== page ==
Monday, September 29, 2008


There are many, many readers whose primary consumption involves the products of that mighty modern empire, Harlequin. Its global expansion, in geography and width of subgenres, is astonishing. Ask a non-romance reader what they think a romance novel is all about and chances are, that person will picture something resembling one of Harlequin's monthly category books, with a specific type of cover and title.

Apprentice Writer has never been drawn to category books, though she hasn't really figured out why. Some time ago, she won a book after enjoyable online chat with the author , and only realized it was a Harlequin title when it arrived in the mail. The story was set in an intersting period, had likable main characters, and for AW's taste was too short on plot developments and too long on introspection, with an ending that felt very quickly resolved for the number of times hero and heroine declared it could never happen. Was this a reflection of that particular author? Or was it a reflection of the tight wordcount and plot requirements set out for this line?

Is it fair to judge an entire line based on one book?

The answer, obviously, is no.

Yesterday was the annual Toronto WORD ON THE STREET celebration of all things literary. Harlequin's tent offered hundreds of titles with all proceeds donated to adult literacy charities. And voila: in between juggling junior apprentice writers #1-3, an experiment was born.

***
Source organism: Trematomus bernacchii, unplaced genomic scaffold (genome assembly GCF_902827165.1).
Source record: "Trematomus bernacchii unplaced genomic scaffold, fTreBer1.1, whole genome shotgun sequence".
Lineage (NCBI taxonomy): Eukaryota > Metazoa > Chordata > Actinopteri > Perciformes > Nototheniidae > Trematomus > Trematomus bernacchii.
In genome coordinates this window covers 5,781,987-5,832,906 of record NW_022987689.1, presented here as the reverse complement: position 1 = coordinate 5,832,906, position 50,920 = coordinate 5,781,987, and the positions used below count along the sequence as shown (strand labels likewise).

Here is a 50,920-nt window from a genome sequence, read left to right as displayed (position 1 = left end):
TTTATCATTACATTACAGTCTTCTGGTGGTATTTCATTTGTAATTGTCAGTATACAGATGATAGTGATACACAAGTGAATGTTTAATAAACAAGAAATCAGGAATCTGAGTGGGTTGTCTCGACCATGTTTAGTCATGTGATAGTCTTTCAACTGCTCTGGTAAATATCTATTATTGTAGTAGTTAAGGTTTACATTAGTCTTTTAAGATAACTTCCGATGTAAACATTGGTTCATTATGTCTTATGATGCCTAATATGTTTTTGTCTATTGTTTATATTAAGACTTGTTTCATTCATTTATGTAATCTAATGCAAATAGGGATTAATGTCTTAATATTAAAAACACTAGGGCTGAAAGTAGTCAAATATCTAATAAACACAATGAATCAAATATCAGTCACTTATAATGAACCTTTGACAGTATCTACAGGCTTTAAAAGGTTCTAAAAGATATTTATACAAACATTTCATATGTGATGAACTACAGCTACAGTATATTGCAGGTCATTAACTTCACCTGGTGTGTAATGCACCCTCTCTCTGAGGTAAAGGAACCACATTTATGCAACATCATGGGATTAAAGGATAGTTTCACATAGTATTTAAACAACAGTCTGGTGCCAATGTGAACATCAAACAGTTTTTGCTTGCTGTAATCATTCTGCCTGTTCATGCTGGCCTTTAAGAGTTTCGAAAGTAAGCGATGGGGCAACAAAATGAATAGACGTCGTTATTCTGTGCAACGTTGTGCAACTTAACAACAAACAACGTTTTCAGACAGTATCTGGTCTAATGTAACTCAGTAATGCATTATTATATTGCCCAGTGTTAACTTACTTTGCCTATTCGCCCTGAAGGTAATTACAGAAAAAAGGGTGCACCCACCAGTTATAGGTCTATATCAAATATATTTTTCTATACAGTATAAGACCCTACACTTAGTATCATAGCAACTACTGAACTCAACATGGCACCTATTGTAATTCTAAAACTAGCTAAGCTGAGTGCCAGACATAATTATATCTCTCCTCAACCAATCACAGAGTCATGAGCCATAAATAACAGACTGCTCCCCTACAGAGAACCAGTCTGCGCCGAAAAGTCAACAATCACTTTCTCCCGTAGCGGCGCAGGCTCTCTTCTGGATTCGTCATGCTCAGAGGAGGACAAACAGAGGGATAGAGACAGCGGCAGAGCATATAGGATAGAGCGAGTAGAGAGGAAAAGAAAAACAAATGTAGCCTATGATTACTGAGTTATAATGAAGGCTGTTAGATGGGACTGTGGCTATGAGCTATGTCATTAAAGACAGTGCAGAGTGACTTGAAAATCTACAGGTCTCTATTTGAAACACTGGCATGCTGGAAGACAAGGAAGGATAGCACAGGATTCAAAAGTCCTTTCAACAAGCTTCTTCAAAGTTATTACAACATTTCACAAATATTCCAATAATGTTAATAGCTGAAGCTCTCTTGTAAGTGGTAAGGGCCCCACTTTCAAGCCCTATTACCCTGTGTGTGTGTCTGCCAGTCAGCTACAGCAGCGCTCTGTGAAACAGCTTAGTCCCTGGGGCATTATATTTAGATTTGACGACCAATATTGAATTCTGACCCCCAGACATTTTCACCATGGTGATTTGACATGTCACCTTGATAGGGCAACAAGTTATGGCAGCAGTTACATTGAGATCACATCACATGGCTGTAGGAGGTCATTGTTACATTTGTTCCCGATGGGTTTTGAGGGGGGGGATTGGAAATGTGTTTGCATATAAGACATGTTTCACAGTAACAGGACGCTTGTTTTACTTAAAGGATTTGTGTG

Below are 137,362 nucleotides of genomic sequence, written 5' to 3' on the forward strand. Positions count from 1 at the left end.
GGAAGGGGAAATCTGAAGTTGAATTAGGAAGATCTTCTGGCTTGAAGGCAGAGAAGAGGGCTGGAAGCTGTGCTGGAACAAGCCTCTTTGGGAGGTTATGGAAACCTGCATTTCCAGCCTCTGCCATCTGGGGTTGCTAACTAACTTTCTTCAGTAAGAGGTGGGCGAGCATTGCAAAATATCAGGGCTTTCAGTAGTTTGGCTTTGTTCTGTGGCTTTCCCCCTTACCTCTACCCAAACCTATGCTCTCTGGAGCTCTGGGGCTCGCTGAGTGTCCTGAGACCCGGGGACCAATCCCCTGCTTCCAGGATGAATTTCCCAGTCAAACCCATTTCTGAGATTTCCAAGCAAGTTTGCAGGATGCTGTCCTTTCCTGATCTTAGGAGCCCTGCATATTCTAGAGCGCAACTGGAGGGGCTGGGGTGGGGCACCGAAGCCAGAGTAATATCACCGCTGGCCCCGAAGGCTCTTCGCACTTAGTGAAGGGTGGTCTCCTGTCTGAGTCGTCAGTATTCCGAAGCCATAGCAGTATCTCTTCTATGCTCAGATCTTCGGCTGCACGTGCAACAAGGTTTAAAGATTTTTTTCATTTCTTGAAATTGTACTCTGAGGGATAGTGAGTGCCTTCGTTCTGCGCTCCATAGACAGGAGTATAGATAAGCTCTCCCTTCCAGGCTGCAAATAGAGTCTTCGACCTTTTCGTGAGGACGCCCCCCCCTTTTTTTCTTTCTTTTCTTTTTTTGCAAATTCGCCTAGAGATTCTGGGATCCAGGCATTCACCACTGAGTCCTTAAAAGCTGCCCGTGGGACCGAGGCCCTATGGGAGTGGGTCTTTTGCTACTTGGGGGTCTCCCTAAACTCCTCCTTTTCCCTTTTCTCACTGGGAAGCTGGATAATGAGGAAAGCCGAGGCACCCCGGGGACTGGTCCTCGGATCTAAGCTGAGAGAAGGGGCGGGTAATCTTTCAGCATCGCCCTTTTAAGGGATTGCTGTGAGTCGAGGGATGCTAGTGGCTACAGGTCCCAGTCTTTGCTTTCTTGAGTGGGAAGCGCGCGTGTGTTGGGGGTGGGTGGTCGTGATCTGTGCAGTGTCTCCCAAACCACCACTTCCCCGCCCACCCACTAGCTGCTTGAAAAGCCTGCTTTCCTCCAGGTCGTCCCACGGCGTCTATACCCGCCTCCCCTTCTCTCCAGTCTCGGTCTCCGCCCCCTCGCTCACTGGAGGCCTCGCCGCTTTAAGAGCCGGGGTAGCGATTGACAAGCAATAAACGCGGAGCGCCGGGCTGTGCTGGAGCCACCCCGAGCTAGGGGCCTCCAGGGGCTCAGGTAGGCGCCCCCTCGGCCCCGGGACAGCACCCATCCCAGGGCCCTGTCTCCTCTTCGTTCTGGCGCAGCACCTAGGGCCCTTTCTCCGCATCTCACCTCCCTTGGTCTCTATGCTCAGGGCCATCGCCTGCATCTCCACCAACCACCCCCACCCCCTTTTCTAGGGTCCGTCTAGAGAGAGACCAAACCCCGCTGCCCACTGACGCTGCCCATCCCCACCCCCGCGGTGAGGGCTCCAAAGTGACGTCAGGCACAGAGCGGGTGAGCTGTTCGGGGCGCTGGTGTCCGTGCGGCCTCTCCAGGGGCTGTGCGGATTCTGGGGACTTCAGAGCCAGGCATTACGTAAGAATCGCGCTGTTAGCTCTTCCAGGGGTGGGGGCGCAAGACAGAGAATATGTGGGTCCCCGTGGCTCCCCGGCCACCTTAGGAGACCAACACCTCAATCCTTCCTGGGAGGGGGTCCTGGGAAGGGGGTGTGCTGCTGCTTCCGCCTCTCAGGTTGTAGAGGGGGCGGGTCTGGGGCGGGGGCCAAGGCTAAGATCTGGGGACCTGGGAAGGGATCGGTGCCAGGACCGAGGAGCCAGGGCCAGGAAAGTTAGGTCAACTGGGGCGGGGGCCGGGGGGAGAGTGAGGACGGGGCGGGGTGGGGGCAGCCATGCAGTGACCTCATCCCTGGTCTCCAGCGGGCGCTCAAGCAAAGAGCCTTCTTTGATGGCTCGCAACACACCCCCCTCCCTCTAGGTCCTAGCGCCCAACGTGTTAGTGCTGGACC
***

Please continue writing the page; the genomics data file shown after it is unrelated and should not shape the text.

AW scooped up five Harlequin Historical titles, each from a different time period. Her plan is to read them concurrently and see what happens. Will plots follow a pattern? Will heros and heroines seem popped from a template? Will author skill result in uniquely memorable stories?

Tomorrow: Report #1.

Gentle Reader: are you a Harlequin fan? Why or why not?


Wylie Kinson said...

Very interesting, M... and I look forward to your analysis.

Sadly, I missed WoTS. My youngest was recovering from a fever (the night before), so we kept our activities low-key.

M. said...

Wylie - hope the little guy is feeling better. The first year my boy was in preschool, he got a cold once a month, regular as clockwork, sometimes spiced up by the addition of a stomach bug. Good times. But since then, he's been very resistant so it's the price you have to pay.

WotS was fab, as always. Can't decide if it's better to go by yourself, and look at everything thoroughly, or with your kids and watch them get excited.

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